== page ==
Glover is the owner and operator of Bright Beginnings Child Care, a small, in-home operation she runs on the city’s northeast side. It’s one of the few providers in the area that has both National Association for the Education of Young Children accreditation and the state’s coveted five-star quality rating.
Glover, who left a human resources job in corporate America when she started having children, speaks of her relationship with parents as “partnerships,” whether it’s helping them to access social services or simply providing parenting advice. She says that experience has given her insight on what happens when parents have to take on extra hours ― or extra jobs ― just to pay for child care.
“You have to work because you need the income just to pay the bills, to keep the lights on this month,” Glover said. “But then that impacts how you parent. You’re at home and it’s not, are we going to the park? Are we going to learn colors, talk about your day? No, Mom’s too tired to talk about your day, because she’s got to go to bed and get up for the night shift.”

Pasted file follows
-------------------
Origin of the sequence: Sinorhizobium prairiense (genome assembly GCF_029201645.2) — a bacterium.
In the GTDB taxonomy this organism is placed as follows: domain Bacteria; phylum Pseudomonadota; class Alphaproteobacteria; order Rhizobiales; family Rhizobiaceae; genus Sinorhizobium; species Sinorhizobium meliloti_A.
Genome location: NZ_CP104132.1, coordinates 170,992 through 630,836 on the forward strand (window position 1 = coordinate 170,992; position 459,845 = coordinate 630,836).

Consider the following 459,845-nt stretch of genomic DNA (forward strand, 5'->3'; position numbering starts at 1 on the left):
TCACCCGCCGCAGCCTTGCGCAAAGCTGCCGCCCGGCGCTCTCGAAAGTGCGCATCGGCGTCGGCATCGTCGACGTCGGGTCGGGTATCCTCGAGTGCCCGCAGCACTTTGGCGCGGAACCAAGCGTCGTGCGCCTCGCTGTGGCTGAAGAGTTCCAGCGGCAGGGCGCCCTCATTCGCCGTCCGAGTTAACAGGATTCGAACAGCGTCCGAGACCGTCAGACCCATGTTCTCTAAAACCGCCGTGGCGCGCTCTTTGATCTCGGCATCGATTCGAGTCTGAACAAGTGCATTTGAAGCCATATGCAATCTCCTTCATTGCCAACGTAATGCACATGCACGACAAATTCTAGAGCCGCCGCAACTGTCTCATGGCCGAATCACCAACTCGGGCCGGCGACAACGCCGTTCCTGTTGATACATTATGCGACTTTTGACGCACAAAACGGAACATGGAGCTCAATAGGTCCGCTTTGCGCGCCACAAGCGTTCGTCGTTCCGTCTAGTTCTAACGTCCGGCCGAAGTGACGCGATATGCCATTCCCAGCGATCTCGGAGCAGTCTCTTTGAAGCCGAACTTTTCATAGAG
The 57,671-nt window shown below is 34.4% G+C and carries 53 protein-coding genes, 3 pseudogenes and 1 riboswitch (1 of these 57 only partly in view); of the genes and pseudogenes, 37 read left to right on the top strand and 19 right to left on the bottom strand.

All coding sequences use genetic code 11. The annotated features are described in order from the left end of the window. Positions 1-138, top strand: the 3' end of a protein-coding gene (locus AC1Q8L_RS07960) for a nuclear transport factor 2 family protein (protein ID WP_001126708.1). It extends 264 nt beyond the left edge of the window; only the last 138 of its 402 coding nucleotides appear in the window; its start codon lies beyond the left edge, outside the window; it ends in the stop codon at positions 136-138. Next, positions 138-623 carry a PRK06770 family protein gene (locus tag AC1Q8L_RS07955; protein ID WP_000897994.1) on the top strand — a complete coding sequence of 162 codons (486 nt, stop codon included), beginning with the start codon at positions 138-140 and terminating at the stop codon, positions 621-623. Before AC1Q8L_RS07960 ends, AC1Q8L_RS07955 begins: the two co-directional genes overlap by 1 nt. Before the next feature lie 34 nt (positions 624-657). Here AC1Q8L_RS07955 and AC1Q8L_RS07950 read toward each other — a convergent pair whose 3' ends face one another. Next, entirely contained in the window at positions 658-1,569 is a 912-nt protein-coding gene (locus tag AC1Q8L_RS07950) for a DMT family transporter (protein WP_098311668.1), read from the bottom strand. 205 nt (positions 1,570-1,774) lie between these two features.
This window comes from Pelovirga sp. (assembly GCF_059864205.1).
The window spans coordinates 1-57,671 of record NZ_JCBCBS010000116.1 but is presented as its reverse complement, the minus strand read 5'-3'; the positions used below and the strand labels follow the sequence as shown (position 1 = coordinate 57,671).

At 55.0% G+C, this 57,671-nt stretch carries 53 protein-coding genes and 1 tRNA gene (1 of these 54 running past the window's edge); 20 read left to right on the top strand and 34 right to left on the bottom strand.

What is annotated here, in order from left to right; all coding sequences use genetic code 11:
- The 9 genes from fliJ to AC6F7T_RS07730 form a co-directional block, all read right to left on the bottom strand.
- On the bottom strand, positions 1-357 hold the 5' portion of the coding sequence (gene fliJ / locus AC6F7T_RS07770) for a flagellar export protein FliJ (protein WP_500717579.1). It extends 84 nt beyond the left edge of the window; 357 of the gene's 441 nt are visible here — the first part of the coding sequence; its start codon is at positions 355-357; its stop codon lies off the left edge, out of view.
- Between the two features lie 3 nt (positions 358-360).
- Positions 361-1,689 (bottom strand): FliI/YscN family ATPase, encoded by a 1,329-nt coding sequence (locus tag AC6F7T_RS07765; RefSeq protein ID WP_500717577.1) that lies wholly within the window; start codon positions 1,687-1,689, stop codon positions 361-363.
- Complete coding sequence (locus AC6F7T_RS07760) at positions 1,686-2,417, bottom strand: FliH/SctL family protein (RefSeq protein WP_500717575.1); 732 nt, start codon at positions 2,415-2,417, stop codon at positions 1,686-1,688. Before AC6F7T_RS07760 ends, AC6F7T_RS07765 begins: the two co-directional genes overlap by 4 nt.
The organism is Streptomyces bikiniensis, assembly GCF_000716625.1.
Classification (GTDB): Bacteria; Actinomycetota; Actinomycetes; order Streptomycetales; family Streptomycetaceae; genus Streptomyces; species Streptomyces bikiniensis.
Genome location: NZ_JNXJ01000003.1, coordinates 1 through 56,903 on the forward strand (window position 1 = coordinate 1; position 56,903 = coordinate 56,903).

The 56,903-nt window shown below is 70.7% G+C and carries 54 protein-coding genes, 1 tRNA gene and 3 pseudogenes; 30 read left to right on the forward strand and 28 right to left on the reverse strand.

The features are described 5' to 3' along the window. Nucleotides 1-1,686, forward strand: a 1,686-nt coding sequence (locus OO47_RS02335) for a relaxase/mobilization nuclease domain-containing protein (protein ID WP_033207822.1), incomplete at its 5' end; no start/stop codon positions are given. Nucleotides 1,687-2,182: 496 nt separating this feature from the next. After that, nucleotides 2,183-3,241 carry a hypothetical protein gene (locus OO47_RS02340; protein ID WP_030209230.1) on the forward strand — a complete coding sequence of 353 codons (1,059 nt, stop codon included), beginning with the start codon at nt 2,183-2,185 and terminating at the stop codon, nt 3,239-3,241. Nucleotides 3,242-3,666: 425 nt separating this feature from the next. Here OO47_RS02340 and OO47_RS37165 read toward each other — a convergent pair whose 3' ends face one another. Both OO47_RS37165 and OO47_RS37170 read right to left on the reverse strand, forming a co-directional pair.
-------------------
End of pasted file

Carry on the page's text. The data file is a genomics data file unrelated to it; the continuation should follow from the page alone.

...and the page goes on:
And that’s just the families who pay for child care. Others lean on informal arrangements, frequently with family, which is great when it’s steady and reliable but prone to the sort of inconsistency that psychologists have long understood can be harmful for development.
“The children are house-hopping from relative to relative, because the families can’t afford care and it’s cheaper that way,” Glover said. “So today it might be Grandpa and Grandma’s house and it is fine. But two days from now, it’s their uncle’s house, and their uncle’s house isn’t fine.”
Low-income families have the hardest time finding child care. But child care fees, which exceed public college tuition in many states, are also tough on higher-income families ― like some who live in Battle Creek, 125 miles to the west. Lindsey Potter, a veteran child care instructor about to open her own center there, told HuffPost she’s seen some of the same problems that Glover has.